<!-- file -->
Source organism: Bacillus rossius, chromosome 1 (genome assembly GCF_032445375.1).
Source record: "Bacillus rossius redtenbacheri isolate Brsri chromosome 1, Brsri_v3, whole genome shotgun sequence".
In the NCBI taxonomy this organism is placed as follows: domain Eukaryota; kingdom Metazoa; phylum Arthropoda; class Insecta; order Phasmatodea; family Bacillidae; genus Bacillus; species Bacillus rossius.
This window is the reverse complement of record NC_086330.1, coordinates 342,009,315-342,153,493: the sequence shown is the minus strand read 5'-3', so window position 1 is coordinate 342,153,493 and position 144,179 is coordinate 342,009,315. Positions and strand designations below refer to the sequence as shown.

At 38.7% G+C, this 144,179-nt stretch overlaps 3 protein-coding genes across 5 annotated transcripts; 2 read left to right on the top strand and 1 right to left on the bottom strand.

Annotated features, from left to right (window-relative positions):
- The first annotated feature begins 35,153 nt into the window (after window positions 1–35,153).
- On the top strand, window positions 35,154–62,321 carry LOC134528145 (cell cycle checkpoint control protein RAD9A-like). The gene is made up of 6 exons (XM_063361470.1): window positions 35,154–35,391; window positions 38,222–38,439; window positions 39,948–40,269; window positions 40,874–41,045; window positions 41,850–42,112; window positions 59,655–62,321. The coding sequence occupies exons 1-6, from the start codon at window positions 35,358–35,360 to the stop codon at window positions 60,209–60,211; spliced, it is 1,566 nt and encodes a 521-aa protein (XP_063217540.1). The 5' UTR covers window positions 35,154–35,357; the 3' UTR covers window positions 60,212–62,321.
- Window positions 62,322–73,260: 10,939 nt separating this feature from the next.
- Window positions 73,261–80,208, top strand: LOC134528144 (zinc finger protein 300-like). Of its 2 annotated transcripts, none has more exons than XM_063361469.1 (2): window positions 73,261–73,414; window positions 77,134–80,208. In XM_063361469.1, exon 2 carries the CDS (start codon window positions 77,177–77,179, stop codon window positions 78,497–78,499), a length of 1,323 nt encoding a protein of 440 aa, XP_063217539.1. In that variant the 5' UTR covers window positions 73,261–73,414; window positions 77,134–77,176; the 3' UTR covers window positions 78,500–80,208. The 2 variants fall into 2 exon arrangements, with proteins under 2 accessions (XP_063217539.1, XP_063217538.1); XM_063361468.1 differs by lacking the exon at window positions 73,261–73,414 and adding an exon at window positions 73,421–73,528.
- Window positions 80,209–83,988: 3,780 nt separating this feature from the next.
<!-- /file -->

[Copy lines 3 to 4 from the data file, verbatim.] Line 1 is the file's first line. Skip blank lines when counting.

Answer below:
In the NCBI taxonomy this organism is placed as follows: domain Eukaryota; kingdom Metazoa; phylum Arthropoda; class Insecta; order Phasmatodea; family Bacillidae; genus Bacillus; species Bacillus rossius.
This window is the reverse complement of record NC_086330.1, coordinates 342,009,315-342,153,493: the sequence shown is the minus strand read 5'-3', so window position 1 is coordinate 342,153,493 and position 144,179 is coordinate 342,009,315. Positions and strand designations below refer to the sequence as shown.